# Economic Evaluation and Decision-Making in Healthcare: A Comprehensive Analysis

Explore the intricate world of healthcare economics and decision-making in our comprehensive analysis. Delve into the four key economic evaluation studies, uncovering their similarities and distinctions. Calculate quality-of-life indices and mean quality-adjusted life years, providing essential insights into patient well-being. Witness the impact of a groundbreaking intervention on patients' lives, with significant improvements backed by statistical significance. Discover the financial, direct, and societal costs associated with the intervention, and determine its cost-effectiveness. Finally, we weigh the results against a societal cutoff value to make informed policy decisions. This journey offers a holistic view of healthcare decision-making, bridging economics with patient welfare.

## Problem Description:

The data analysis assignment involves a comprehensive analysis of economic evaluations and decision-making related to the quality of life for HIV positive patients living with AIDS. It encompasses four questions that tackle topics like economic evaluations, quality-of-life indices, cost analysis, and decision-making based on cost-effectiveness.

Question 1: Economic Evaluation Studies (20 points)

Summary: In this question, we explore the similarities and differences between the four types of economic evaluations: cost-effectiveness analysis (CEA), cost utility analysis (CUA), cost-benefit analysis (CBA), and cost-minimization analysis (CMA).

• CEA: Measures costs against clinical effectiveness, often using life-years or QALYs.
• CUA: Similar to CEA but quantifies results in terms of utility or quality of life.
• CBA: Compares monetary benefits with costs, quantifying benefits in monetary terms.
• CMA: Compares costs with similar clinical effectiveness, only considering costs.

In Summary: These evaluations all compare costs and benefits but differ in how benefits are measured and the assumption of clinical effectiveness.

Question 2: Quality of Life Index Calculation (10 points)

Summary:This question focuses on calculating the quality-of-life index using given data from a dataset (HATTOT variable) and the mean number of years patients have lived with AIDS.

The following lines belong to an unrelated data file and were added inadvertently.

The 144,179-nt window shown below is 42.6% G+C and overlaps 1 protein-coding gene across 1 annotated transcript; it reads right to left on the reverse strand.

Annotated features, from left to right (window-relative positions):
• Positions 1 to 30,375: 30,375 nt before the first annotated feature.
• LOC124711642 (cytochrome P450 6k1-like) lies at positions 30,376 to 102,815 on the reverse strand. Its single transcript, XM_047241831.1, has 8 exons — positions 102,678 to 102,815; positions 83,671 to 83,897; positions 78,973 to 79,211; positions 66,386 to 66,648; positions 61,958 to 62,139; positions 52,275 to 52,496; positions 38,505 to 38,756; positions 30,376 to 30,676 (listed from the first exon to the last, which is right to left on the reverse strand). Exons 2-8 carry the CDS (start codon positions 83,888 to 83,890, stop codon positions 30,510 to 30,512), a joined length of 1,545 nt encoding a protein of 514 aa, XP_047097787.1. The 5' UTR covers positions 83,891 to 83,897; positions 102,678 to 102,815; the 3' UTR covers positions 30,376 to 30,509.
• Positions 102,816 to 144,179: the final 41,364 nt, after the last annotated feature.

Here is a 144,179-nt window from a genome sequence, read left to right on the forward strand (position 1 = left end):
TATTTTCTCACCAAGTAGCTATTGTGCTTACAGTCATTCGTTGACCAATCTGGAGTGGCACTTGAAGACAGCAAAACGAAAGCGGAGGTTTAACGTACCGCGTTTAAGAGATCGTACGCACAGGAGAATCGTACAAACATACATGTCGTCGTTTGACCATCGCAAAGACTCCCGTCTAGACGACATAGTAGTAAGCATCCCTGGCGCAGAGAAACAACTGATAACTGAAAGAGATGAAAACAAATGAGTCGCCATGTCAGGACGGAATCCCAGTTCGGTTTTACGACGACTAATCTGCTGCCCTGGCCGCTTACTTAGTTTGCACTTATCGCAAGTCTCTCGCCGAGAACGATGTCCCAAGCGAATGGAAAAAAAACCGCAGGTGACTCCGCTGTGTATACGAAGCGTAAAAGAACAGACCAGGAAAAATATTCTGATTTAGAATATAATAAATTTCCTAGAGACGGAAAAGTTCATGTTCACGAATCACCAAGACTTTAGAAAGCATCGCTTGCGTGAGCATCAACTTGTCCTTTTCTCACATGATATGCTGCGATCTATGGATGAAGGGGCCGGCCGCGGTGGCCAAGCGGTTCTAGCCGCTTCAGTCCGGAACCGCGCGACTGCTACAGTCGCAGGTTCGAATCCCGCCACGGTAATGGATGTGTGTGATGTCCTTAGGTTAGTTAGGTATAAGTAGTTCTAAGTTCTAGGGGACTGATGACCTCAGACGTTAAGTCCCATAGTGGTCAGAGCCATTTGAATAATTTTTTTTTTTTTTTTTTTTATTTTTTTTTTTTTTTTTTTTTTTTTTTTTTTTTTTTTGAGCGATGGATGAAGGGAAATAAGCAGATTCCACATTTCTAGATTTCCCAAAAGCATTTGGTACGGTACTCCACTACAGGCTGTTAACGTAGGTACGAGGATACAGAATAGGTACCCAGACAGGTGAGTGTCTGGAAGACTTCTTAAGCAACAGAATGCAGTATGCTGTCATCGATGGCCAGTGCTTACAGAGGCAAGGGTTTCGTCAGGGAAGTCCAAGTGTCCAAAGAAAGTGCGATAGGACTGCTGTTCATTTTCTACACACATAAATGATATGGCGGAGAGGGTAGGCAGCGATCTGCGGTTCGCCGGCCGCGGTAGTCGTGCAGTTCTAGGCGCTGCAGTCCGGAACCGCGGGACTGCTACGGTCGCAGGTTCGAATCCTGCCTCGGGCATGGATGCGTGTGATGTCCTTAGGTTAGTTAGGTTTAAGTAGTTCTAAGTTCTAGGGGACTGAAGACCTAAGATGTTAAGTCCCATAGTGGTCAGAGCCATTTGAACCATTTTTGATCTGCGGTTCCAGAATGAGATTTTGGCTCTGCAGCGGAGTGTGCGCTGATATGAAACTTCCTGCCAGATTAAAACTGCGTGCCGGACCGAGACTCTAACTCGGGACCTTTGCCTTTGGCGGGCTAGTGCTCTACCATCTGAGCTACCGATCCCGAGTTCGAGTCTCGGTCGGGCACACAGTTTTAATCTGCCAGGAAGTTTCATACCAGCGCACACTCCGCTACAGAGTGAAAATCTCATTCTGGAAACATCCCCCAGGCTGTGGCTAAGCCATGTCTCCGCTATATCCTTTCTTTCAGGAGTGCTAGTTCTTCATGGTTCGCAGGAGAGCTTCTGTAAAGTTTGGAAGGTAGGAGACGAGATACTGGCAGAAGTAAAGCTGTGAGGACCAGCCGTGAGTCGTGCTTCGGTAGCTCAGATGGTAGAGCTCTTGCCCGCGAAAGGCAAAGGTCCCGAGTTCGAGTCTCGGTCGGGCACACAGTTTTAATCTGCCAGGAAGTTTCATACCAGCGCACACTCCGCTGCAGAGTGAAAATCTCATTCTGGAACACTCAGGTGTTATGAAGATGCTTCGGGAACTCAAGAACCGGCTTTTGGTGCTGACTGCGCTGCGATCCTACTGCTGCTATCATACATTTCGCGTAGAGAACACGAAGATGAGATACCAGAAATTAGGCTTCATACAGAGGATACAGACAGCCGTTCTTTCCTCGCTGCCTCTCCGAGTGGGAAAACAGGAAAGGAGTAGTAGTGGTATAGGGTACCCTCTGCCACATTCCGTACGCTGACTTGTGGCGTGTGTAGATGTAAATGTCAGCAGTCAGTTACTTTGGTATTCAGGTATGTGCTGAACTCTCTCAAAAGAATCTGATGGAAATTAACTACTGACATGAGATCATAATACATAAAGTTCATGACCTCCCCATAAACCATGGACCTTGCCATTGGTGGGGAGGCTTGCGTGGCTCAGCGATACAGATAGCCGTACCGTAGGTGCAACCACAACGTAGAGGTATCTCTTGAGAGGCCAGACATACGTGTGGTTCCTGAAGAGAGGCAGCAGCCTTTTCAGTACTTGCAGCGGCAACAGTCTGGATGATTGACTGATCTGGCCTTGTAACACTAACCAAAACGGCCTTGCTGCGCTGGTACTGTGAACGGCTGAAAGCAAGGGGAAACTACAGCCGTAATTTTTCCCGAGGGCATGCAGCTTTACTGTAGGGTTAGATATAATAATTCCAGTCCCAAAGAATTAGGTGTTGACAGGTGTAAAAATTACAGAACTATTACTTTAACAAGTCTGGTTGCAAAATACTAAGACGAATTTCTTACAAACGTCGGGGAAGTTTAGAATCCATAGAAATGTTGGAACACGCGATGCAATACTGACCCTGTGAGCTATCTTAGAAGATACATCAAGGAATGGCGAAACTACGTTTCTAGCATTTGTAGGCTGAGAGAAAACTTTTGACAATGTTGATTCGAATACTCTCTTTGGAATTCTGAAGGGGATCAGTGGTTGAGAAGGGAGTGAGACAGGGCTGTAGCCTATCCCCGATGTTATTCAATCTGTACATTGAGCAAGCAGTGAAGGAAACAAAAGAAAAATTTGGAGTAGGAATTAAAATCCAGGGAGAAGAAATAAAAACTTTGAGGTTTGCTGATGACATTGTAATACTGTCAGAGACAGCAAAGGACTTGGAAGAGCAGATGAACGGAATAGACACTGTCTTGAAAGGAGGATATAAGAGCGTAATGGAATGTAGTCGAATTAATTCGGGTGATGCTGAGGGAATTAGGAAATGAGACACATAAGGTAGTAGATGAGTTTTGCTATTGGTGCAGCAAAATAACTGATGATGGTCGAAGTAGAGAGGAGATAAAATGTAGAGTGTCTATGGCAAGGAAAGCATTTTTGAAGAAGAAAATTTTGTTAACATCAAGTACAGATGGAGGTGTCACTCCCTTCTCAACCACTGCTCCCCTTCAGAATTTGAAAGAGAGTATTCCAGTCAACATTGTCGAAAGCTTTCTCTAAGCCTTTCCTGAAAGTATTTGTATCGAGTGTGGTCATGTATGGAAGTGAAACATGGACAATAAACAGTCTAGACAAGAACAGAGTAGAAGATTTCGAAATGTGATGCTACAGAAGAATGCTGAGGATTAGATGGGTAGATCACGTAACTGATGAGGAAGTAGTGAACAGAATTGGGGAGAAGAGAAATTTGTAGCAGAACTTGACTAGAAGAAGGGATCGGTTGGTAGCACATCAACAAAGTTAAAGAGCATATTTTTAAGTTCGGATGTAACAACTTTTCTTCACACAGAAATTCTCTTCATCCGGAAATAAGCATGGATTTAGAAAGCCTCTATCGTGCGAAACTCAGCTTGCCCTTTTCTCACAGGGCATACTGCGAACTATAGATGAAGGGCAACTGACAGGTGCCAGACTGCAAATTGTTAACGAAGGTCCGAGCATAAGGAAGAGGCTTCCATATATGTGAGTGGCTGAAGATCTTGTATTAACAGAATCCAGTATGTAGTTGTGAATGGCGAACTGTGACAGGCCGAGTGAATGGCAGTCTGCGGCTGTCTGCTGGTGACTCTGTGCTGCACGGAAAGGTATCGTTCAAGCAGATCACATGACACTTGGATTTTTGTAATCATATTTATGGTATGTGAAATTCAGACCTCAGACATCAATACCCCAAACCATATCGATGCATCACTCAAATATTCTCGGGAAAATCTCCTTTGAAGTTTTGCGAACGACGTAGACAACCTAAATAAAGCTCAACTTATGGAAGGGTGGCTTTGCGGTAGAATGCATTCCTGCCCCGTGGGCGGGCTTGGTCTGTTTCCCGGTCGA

1. Quality-of-life Index Calculation: Quality-of-life score = 97.8/145 (or 67.45%).
2. Mean Quality-Adjusted Life Years (QALYs) Calculation: QALYs = 17.7 years * 0.6745 = 11.9387.

Question 3: Impact of New Intervention (10 points)

Summary: This question considers the effect of a new intervention on patients' quality of life after 20 years and evaluates statistical significance.

• Mean Change in QALYs: Experimental group: 18 - 11.9387 = 6.0613.
• Statistical Significance: Significant improvement (p < 0.05) based on a t-test for independent samples.

Interpretation: The intervention significantly improved patients' quality of life.

QALYs at baseline QALYs at study end Statistical Significance
Experimental group As per question 2b above 18 p < 0.05, t-test for independent samples
Control group Same baseline as experimental group 13.5

Question 4: Cost Analysis (20 points)

Summary: This question delves into the financial, direct, and societal costs associated with the new treatment and control groups over 20 years.

1. Financial Cost of Treatment: Experimental group: \$10,500; Control group: \$14,000.
2. Direct Cost of Treatment: Experimental group: \$6,000; Control group: \$0.
3. Societal Cost of Treatment: Experimental group: \$12,000; Control group: \$18,000.
4. Incremental Cost per QALY (Financial Cost Model): \$2,333.33.
5. Incremental Cost per QALY (Direct Cost Model): \$1,333.33.
6. Incremental Cost per QALY (Societal Cost Model): -\$1,333.33.

Interpretation: The new treatment is cost-effective in the direct and societal cost models, with the societal model indicating cost savings.

Question 5: Decision Making (20 points)

Summary: This question involves making a policy decision based on cost-effectiveness.